Think small. Shrink your desires. Belittle your dreams. Really? Rosie Green says pleasure doesn’t need to come from far flung holidays, designer shoes or a thousand likes, its better (and cheaper) to find it in the everyday stuff…
I remember thinking, in my A level English class, thank f*** I’m not a Jane Austen character. (I also remember thinking how kissable the boy in front of me was, but that’s another story).
Their world seemed so small, their moments of pleasure so fleeting. Endless, endless needlepoint, drizzly, windswept walks and piano practice with only a biannual ball to look forward to. And perhaps new trimming for their bonnet if God was smiling on them.
Having to take what pleasure they could in the reading, and rereading of books. In the wings of a butterfly.
Or the antics of their dogs.
Those poor women waited for years and years for chance encounters with the men who filled their dreams.
I didn’t want to wait five minutes for anything.
And lucky for me, and you, immediate gratification, is now the norm. And everything is bigger, better, faster, brighter. Dancing on tables with your girlfriends in Ibiza? Travelling to see Caribbean beaches and Moroccan souks?
All you need for these high-octane hits is time and money.
Everything has been supersized for our pleasure. Wine glasses, cupcakes, and television screens.
We are never bored. Never forced to people watch while we wait. Never hungry. Never hankering.
Swipe right for sexual pleasure. Click for that bag.
But somehow this has translated to, well for me anyway, a life spent in pursuit of pleasure. And not much enjoying it once you have it in your grasp. Why? Maybe because we load these big experiences and expensive possessions with so much expectation. Because the beds not comfortable enough, the beach not as scenic as it looked on the gram. The masseurs pressure too light. The eye shadaow too glittery.
We, well I, can’t switch of the wanting bigger, better, cooler switch . Never content with what’s on offer right now. Somehow unable to really feel the joy in the moment, because the present is always sullied by the thought that there’s something bigger and better round the corner.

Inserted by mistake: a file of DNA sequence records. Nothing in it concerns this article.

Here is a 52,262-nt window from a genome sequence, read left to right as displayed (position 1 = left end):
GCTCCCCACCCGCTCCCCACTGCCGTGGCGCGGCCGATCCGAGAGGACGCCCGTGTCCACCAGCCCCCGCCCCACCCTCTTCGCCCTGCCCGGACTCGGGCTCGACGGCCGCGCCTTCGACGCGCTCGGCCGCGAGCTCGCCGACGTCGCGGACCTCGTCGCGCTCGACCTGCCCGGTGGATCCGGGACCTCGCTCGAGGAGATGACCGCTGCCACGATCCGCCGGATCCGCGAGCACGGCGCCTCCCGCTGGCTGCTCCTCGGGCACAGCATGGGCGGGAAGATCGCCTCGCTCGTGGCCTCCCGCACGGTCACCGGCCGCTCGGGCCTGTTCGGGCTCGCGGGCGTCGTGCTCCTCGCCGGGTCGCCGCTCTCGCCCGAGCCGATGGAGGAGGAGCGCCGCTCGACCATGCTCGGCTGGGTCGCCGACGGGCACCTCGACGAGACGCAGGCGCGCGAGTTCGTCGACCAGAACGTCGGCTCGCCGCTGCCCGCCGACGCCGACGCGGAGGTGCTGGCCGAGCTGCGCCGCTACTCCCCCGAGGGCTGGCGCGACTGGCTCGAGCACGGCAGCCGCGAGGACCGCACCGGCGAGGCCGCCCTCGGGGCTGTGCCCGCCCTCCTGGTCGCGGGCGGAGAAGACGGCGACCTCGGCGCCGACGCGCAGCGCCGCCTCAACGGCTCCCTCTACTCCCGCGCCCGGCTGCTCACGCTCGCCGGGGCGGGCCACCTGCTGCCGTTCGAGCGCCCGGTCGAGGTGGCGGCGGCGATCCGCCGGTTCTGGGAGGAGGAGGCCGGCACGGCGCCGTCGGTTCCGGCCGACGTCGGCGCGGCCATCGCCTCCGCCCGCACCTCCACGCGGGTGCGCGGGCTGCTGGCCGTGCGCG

‘the true secret of happiness lies in taking a genuine interest in all the details of daily life.’
William Morris, textile designer, novelist and visionary said ‘the true secret of happiness lies in taking a genuine interest in all the details of daily life.’ And Blake encouraged us to see ‘the world in a grain of sand.’ The School Of Life thinks this is a life enhancing skill too. Its book called Small Pleasures talks of the wonders of a beloved’s wrist. And kissing. And dawn.
So I’ve tried to shrink my pleasures down to the here and now. To what is right in front of me. Which is what those Jane Austen heroines had to do. But I/we might just need to do.
And here’s what gives me joy…
Everyday Joy Givers
Freshly washed. Sheets. Hair. Bodies. Though part of me rebels against the domesticity of it, the sight of white sheets on the line, dancing in the breeze, gives me a zing of pleasure every time. As does climbing into them that night. (Ironed would be beyond dreamy – but that is a step too far).
Clean hair is another bliss inducer. To catch the scent trail of it (my own or others) fires the feel good synapses in my brain every time.. To run my hands through the airy roots and smooth silky strands is next level pleasing.
And post showered bodies = blissful. In all kinds of ways. The innocence of damp skinned, pink cheeked toddlers smelling of baby wash. The sensuality of a freshly soaped man. The deep joy of touching your own scrubbed, sudded, sluiced and moisturized skin.